Eye For Film >> Movies >> Encounters At The End Of The World (2007) Film Review
Encounters At The End Of The World
Reviewed by: Angus Wolfe Murray
If you want a good PR job done on your continent don’t ask Werner Herzog to make a movie about it. He has an Armageddon sense of humour and likes nothing better than to seek out the absurd in the magnificent. His attitude towards penguins in Encounters At The End Of The World is a classic case in point.
Practically everyone who goes to the Antarctic comes back shocked by its awe – the beauty, the silence, the last great wilderness, the penguins. Herzog likes the eccentricity of the place and the fact that it attracts interesting people. Remembering his volatile friendship with Klaus Kinski, with whom he made the extraordinary Aguirre, Woyzeck, Nosferatu, Fitzcarraldo and Cobra Verde, “interesting” takes on anarchic overtones.
The US base at McMurdo contains 1000 people and is "what a future space settlement would look like.” Massive machines operate on the ice and you couldn’t throw a snowball without hitting a scientist. The money being spent on research is mind numbing. A huge silver balloon rises like the ghost of King Condom to discover the secrets in the upper atmosphere of a tiny organism most people have never heard of. Every time you breathe millions of these things go up your nose. Why?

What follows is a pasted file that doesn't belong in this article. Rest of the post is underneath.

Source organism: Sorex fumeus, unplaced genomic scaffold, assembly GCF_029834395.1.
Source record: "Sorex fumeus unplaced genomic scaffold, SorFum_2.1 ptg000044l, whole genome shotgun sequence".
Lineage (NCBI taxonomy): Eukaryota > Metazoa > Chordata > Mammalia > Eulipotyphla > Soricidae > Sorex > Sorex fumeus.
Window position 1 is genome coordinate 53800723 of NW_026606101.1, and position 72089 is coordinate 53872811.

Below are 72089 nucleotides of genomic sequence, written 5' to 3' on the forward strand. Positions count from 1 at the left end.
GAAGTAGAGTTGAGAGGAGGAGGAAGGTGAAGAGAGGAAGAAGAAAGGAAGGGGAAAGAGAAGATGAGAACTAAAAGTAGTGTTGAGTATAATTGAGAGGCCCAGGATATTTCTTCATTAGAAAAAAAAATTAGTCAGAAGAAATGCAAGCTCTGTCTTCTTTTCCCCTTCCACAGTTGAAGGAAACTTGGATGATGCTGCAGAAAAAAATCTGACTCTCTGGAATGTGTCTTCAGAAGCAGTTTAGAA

The title is well chosen, because one of the joys of this uniquely off centre documentary is the cast of characters, such as the international banker who drives a bus, the philosopher who works as a forklift driver, the volcanologist from Cambridge who plays his guitar on the roof, the lady from (it must be) California whose party trick is being packed into a holdall, and the head of the diving crew with a passion for sci-fi who divulges the horrors of the deep (“They have more scary blobs down there than you’ve ever seen in the movies”) with tired resignation.
Herzog narrates. What he’s talking about and looking for is oddity masquerading as normality, like the people with plastic buckets over their heads, learning to cope in a whiteout. He asks questions not in the tourist brochure (“Is there such a thing as insanity amongst penguins?”).
The film is hilarious, which is unexpected and entirely due to the director’s devotion to black humour. For someone who believes that the human race is doomed, he cannot help but enjoy its idiosyncrasies and take pleasure in the occasional wonder, such as giant, floating jellyfish, while keeping up to speed on “the beautiful worm that lives up the anus” of some ungrateful, nameless creature.
To balance this and express the serenity of snow, Henry Kaiser and David Lindley’s music is sublime.Reviewed on: 27 Jun 2008